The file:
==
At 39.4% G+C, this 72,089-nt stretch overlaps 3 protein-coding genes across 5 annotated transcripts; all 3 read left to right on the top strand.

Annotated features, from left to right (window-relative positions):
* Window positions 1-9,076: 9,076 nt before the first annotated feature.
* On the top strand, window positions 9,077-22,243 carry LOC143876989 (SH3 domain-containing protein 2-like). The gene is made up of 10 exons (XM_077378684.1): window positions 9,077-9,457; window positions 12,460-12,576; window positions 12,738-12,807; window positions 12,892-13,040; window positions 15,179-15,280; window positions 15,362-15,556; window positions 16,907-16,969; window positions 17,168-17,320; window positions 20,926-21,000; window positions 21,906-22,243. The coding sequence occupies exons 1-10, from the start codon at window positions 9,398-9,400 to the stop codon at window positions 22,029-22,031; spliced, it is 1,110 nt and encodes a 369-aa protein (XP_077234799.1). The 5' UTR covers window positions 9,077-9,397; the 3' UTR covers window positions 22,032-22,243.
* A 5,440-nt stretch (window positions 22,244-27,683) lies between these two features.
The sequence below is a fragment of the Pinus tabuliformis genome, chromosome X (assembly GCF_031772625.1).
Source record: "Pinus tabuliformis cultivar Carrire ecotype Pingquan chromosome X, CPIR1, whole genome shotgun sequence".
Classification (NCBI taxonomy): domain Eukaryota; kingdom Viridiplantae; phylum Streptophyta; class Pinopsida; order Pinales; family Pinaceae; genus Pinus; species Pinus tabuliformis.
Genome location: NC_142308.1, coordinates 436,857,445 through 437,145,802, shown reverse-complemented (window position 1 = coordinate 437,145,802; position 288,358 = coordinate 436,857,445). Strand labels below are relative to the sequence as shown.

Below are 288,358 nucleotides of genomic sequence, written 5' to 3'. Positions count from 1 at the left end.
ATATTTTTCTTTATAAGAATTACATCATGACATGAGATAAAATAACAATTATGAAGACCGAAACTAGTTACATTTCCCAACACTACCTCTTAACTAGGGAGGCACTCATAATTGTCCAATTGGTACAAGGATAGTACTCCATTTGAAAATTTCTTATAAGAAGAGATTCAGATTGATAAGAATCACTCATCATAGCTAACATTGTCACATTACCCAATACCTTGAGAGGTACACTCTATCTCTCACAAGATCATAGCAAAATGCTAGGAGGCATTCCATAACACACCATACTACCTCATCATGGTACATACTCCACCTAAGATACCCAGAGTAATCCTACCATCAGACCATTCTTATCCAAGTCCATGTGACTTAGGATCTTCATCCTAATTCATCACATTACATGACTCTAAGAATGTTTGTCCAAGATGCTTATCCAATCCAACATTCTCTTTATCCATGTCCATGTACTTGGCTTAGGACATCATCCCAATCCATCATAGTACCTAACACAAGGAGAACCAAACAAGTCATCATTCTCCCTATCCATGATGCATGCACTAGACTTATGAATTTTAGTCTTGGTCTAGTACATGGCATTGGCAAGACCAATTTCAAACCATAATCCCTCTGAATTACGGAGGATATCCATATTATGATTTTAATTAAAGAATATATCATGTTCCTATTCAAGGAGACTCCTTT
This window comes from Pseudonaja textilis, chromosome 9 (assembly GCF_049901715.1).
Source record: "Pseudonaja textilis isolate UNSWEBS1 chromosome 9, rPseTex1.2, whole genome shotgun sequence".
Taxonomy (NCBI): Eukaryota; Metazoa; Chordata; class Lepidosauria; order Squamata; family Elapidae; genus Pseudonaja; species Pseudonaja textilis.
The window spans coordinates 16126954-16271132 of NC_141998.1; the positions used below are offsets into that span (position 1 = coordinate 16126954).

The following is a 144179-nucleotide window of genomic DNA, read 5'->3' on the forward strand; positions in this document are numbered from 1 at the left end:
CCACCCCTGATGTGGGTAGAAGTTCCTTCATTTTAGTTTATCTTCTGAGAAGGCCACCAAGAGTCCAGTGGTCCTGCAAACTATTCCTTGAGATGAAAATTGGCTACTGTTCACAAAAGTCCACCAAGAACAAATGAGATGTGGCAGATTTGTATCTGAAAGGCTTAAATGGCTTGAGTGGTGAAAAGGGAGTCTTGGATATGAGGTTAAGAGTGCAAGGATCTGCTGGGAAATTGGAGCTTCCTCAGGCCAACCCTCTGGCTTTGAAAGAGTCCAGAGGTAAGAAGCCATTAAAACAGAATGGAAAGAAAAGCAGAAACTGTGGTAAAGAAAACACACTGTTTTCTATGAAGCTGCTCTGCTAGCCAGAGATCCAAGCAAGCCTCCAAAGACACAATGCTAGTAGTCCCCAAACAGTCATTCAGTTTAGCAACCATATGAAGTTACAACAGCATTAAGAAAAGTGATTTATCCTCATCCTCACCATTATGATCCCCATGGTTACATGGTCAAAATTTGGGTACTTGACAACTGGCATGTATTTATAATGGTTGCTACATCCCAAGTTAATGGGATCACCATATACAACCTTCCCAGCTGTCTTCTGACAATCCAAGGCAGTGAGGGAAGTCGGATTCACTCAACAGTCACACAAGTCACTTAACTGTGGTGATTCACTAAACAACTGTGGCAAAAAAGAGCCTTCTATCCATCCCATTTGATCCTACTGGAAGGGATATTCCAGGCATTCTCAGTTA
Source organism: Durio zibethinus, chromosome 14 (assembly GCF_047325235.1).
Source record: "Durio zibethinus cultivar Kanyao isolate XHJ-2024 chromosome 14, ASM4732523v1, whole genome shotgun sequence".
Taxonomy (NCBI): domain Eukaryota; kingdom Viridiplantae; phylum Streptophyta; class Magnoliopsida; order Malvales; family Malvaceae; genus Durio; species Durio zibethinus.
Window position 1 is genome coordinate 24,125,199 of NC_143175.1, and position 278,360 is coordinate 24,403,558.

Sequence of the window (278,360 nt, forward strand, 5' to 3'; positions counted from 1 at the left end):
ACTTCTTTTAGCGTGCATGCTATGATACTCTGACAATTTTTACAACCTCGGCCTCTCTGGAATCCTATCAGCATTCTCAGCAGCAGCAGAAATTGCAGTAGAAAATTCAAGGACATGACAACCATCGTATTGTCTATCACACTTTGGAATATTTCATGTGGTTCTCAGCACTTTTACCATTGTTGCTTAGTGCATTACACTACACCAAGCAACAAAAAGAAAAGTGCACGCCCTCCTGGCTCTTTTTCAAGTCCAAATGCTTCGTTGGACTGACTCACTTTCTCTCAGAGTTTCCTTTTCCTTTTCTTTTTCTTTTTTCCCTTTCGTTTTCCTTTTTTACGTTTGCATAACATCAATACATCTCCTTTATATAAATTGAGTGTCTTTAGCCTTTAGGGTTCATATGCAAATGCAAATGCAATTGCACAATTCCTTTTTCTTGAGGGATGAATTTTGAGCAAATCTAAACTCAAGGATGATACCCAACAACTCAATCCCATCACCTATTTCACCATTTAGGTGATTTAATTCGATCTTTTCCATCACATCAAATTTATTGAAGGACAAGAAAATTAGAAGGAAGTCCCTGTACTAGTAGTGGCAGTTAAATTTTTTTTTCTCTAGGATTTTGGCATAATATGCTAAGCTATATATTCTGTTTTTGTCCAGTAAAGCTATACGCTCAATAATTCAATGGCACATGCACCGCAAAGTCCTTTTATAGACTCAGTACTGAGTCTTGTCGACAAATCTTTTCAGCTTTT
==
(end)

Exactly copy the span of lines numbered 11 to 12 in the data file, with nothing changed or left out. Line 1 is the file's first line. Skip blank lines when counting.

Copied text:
ATATTTTTCTTTATAAGAATTACATCATGACATGAGATAAAATAACAATTATGAAGACCGAAACTAGTTACATTTCCCAACACTACCTCTTAACTAGGGAGGCACTCATAATTGTCCAATTGGTACAAGGATAGTACTCCATTTGAAAATTTCTTATAAGAAGAGATTCAGATTGATAAGAATCACTCATCATAGCTAACATTGTCACATTACCCAATACCTTGAGAGGTACACTCTATCTCTCACAAGATCATAGCAAAATGCTAGGAGGCATTCCATAACACACCATACTACCTCATCATGGTACATACTCCACCTAAGATACCCAGAGTAATCCTACCATCAGACCATTCTTATCCAAGTCCATGTGACTTAGGATCTTCATCCTAATTCATCACATTACATGACTCTAAGAATGTTTGTCCAAGATGCTTATCCAATCCAACATTCTCTTTATCCATGTCCATGTACTTGGCTTAGGACATCATCCCAATCCATCATAGTACCTAACACAAGGAGAACCAAACAAGTCATCATTCTCCCTATCCATGATGCATGCACTAGACTTATGAATTTTAGTCTTGGTCTAGTACATGGCATTGGCAAGACCAATTTCAAACCATAATCCCTCTGAATTACGGAGGATATCCATATTATGATTTTAATTAAAGAATATATCATGTTCCTATTCAAGGAGACTCCTTT
This window comes from Pseudonaja textilis, chromosome 9 (assembly GCF_049901715.1).